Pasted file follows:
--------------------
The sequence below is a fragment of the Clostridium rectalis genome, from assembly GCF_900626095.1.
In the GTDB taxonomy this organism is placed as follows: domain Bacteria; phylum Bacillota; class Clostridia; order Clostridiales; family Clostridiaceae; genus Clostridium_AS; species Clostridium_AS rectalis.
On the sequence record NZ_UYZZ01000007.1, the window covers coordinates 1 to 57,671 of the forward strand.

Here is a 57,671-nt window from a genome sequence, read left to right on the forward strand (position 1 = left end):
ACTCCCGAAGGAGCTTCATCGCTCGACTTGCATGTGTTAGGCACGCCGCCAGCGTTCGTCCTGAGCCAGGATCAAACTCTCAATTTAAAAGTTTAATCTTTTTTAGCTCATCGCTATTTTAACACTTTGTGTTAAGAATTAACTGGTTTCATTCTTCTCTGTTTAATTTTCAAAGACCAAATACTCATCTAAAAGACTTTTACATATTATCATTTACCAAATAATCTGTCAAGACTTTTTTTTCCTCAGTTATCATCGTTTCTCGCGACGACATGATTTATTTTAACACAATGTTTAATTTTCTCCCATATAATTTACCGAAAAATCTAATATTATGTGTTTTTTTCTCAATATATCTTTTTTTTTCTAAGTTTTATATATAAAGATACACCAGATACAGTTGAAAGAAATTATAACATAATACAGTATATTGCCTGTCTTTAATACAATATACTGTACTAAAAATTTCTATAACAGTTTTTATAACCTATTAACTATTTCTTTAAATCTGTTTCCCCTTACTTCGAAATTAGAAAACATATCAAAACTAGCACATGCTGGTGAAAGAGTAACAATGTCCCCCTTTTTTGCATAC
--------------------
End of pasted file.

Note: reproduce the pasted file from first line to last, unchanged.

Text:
The sequence below is a fragment of the Clostridium rectalis genome, from assembly GCF_900626095.1.
In the GTDB taxonomy this organism is placed as follows: domain Bacteria; phylum Bacillota; class Clostridia; order Clostridiales; family Clostridiaceae; genus Clostridium_AS; species Clostridium_AS rectalis.
On the sequence record NZ_UYZZ01000007.1, the window covers coordinates 1 to 57,671 of the forward strand.

Here is a 57,671-nt window from a genome sequence, read left to right on the forward strand (position 1 = left end):
ACTCCCGAAGGAGCTTCATCGCTCGACTTGCATGTGTTAGGCACGCCGCCAGCGTTCGTCCTGAGCCAGGATCAAACTCTCAATTTAAAAGTTTAATCTTTTTTAGCTCATCGCTATTTTAACACTTTGTGTTAAGAATTAACTGGTTTCATTCTTCTCTGTTTAATTTTCAAAGACCAAATACTCATCTAAAAGACTTTTACATATTATCATTTACCAAATAATCTGTCAAGACTTTTTTTTCCTCAGTTATCATCGTTTCTCGCGACGACATGATTTATTTTAACACAATGTTTAATTTTCTCCCATATAATTTACCGAAAAATCTAATATTATGTGTTTTTTTCTCAATATATCTTTTTTTTTCTAAGTTTTATATATAAAGATACACCAGATACAGTTGAAAGAAATTATAACATAATACAGTATATTGCCTGTCTTTAATACAATATACTGTACTAAAAATTTCTATAACAGTTTTTATAACCTATTAACTATTTCTTTAAATCTGTTTCCCCTTACTTCGAAATTAGAAAACATATCAAAACTAGCACATGCTGGTGAAAGAGTAACAATGTCCCCCTTTTTTGCATAC